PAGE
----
Trackballs were the major focus of Logitech for a mouse alternative for many years. Trackballs offer the advantage that they don’t need a lot of desk space, but sit still in one location with the thumb controlling the trackball and fingers falling on three buttons. Getting used to a trackball takes just a few minutes and can be more comfortable than traditional mice. Logitech offers a number of trackball versions, including the TrackMan Marble which uses an optical sensor to detect trackball movements instead of traditional rollers which can clog.
One continual complaint with most mouse models is hand position, often leading to repetitive strain injuries (RSI) when used all day long. To combat this problem, mouse designers are starting to conduct extensive ergonomic tests. Contour Design (San Ramon, CA) leads this field and has a specially designed mouse available and the same price as other mice. The Contour Design mouse is available in three different sizes to better fit a hand. The side of the mouse has a thumb support molded in to allow the mouse to be moved with less pinch force, a major contributor to Carpal Tunnel Syndrome.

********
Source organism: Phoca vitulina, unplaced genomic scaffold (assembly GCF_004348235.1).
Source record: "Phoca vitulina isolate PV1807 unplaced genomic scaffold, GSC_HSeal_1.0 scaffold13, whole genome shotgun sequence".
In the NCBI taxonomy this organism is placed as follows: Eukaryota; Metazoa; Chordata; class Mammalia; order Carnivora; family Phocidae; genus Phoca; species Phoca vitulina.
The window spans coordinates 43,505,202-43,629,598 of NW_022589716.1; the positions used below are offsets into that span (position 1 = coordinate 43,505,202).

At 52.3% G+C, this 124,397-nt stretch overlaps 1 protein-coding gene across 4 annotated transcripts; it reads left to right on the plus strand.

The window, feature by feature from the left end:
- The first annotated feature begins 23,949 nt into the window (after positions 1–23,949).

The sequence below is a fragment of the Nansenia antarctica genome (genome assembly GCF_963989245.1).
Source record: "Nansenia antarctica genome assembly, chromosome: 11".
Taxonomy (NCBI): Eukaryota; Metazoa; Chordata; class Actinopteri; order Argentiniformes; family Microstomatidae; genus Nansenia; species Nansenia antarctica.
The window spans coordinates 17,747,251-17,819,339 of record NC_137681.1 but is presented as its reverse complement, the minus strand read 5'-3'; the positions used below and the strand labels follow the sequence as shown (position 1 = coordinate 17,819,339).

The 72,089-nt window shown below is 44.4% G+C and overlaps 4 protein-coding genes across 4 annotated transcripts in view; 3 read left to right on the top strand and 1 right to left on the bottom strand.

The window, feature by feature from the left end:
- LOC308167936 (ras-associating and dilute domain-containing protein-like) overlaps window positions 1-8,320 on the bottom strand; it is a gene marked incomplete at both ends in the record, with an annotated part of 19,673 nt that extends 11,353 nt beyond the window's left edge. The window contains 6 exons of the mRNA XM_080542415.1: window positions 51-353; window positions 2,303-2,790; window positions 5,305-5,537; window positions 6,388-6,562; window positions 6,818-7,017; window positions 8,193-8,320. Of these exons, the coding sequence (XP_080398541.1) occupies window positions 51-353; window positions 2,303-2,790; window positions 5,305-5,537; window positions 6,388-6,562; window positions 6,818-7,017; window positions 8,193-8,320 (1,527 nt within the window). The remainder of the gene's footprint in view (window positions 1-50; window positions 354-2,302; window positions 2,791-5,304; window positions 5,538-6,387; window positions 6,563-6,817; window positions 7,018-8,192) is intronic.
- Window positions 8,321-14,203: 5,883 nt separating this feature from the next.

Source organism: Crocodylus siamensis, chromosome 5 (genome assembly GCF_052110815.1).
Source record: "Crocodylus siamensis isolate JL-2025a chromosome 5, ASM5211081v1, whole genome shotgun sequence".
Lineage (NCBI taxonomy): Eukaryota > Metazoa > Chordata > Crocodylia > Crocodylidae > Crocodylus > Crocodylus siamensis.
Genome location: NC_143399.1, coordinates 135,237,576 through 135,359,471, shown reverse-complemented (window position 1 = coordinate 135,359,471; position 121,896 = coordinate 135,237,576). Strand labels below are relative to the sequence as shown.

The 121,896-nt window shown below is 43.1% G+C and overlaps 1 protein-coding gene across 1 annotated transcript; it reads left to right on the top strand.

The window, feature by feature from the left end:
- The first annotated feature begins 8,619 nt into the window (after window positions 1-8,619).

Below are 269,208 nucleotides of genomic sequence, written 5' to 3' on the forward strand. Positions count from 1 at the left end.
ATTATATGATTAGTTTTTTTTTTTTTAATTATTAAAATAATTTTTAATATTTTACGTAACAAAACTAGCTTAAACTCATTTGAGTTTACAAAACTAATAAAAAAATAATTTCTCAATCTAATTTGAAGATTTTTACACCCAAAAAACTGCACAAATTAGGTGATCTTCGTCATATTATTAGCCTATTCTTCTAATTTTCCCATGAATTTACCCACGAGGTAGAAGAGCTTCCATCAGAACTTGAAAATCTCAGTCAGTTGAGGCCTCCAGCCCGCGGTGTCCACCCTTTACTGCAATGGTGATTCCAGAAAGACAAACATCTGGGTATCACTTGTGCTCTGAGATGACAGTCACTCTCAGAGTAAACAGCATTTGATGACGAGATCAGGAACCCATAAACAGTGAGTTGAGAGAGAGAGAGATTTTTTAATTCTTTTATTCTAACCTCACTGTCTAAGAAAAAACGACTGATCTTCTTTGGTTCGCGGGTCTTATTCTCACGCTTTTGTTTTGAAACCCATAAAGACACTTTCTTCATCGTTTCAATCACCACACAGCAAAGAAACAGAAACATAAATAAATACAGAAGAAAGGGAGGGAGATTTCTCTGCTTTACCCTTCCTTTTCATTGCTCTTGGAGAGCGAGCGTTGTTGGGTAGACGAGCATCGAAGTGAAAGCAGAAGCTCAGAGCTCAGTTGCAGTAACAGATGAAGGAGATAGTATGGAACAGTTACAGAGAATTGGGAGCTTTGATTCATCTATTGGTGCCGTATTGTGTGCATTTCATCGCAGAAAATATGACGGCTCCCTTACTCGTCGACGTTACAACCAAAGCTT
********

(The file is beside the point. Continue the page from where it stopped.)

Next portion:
The top shape of the Contour Design mouse is more sculpted than other mouse designs, with a longer length to provide elevated wrist support and reduce wrist pressure. The palm support is designed to balance the hand while the buttons are longer than traditional designs for better loading from the fingers. There’s a lot of research behind the design of the Contour Design mouse, some of it explained in a user guide which accompanies the mouse (imagine; instructions for using your mouse!). Does the design make a difference? Most definitely. After a few days use, most testers found the Contour Design mouse to be more natural and comfortable than other designs.